Free college tuition: the pros and cons

Free college tuition: the pros and cons

Photo Credits: CAITLYN SAMPLEY / AGGIE

How students feel about a proposed free college system

Perhaps the one thing unifying all college students is tuition. It affects all students one way or another. Some receive scholarships to help alleviate the pressure of tuition costs, but most students find themselves taking out loans or emptying bank accounts to pay the hefty price tag that comes with college. The idea of making college tuition free has seen its fair share of traction, but is it really a solution or would more problems emerge? Students across campus weighed in on this illustrious topic.

Noah Dickman, a third-year political science and economics double major, spoke about the pros that would accompany a free college system.

“One positive would be that college would be more accessible to more students,” Dickman said. “You’d have a more skilled workforce as a result.”

Dickman noted that private universities would be put on the hot seat, since more students would flock to public universities if tuition was free. Dickman believes the economic ramifications of free tuition would need to be investigated more to find a possible compromise.

The value of the college degree was also discussed as being caught in the crossfire of a free tuition system.

“I think, for undergraduate students, what [free tuition] would do is make a bachelor’s degree essentially the equivalent of a high school diploma,” Dickman said. “That would mean people would have to get a master’s degree, which, unless that is made free as well, it would really only be accessible to the upper class.”

Dickman also said that admitting international students may become more prevalent if tuition was free because public universities would still need to find a way to make money.

“The UC system accepts a lot of international students because they’re able to charge nearly twice as much,” Dickman said. “If tuition is suddenly free for Americans, there may be a problem where colleges would start admitting more international students as opposed to local residents.”

Aidan Pelle, a second-year chemical engineering major, shared Dickman’s sentiments, believing that free college tuition would encourage more students to attend college. He explained how, in his own family, it’s been difficult to support himself and his siblings all going to college. Pelle stated he may end up graduating with nearly $60,000 in debt.

Pelle described how free tuition would allow students greater opportunities to explore their interests instead of trying to graduate as quickly as possible.

“Personally, I like the idea of having one or two years to test out GE’s and see what major you’d actually like to go into,” Pelle said. “At the same time, I could see a lot more people just spending time in college to get away from their own personal issues.”

In addition to having students enroll in college simply to find a safe haven, Pelle also feared that free tuition would mean colleges would remove several aspects of college life he finds enjoyable.

“I would be concerned that colleges might cut out a lot of extracurriculars and classes, since cuts would have to happen somewhere,” Pelle said. “I really like the campus here and everything that is offered with it, so it would be sad to see a lot of extra classes go if college was free.”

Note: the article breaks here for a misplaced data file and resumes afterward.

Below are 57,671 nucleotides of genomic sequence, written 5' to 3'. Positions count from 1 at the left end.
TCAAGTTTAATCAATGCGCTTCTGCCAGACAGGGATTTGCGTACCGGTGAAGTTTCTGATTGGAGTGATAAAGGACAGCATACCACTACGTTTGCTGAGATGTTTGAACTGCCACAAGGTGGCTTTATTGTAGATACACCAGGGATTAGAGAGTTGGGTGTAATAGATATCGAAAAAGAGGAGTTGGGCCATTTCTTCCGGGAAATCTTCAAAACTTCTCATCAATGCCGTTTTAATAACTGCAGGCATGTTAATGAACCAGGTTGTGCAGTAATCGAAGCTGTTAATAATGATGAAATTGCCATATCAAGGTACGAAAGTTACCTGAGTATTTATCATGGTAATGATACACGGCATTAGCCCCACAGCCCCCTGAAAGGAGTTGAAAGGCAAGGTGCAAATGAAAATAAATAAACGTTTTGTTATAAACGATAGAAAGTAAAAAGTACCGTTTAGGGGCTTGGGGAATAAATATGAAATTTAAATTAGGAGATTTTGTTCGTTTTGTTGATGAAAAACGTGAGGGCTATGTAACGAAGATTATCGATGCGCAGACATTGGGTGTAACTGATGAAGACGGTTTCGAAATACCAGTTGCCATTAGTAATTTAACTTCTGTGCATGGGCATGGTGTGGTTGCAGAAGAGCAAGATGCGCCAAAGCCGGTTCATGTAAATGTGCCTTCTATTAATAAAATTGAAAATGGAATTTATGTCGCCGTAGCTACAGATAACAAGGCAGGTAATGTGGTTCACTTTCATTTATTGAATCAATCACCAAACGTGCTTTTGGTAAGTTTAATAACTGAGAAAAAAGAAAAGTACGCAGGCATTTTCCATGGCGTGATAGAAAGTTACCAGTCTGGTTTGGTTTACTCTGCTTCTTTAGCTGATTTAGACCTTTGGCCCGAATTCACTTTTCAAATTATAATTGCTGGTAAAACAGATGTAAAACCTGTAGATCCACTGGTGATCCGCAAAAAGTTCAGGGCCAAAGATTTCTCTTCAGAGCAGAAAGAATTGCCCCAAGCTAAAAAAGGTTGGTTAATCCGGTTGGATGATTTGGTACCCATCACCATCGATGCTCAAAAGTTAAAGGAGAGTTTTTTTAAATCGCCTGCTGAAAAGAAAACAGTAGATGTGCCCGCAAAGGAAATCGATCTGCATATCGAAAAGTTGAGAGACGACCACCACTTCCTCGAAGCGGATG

Pelle also commented on the value of the college degree and how, if we moved to a free system, emphasis on grades and performance would mean more than simply getting a degree in a specific field. This would put an immense amount of pressure on students to do well and maintain a high GPA since the college degree would not tell the full story of a student’s individual success.

Andrew Lewis, a fourth-year civil engineering major, believes that, for societal good, a free college tuition system would be a great step in the right direction. Lewis agreed with Pelle that encouraging students to take more time to explore their interests may actually prove to be a hindrance.

“In my opinion, if we shifted to a free system, it would have to take more of a directed and focused approach,” Lewis said. “If taxpayers are supporting people’s education, then that system should get the most utility out of it. It’s difficult because a lot of people aren’t sure what they want to do, but we can’t have people staying in college for eight years because they don’t know what they’re going to do.”

Lewis also mentioned the contrast between trade schools and colleges, and how colleges should take more time in providing students with the necessary skills to enter the real world. While trade schools are an excellent avenue to learn specialized skills, Lewis stressed how important it is for public colleges to equip students with the abilities needed for their desired field. A free system may hinder that progress, but the real costs of college now may be offset by these larger goals.

When considering the effect free tuition would have on overall college admissions, Lewis described the conflict he believes could arise when deciding how to handle accepting students.

“I think there would have to be some kind of regulations about how colleges admit applicants,” Lewis said. “The states would probably get to determine their own twists on it, and polytechnic schools would probably require higher math standards.”

While the question of a free college tuition system may not have the clearest answer, it is a polarizing topic that should be considered carefully moving forward. Students from all backgrounds know the cumbersome issues of paying for college, but these costs include more than just classes or a college experience. Time will only tell how college costs will be addressed, but one thing is clear: students are willing to compromise with both sides to find a viable solution.

Written by: Vincent Sanchez – features@theaggie.org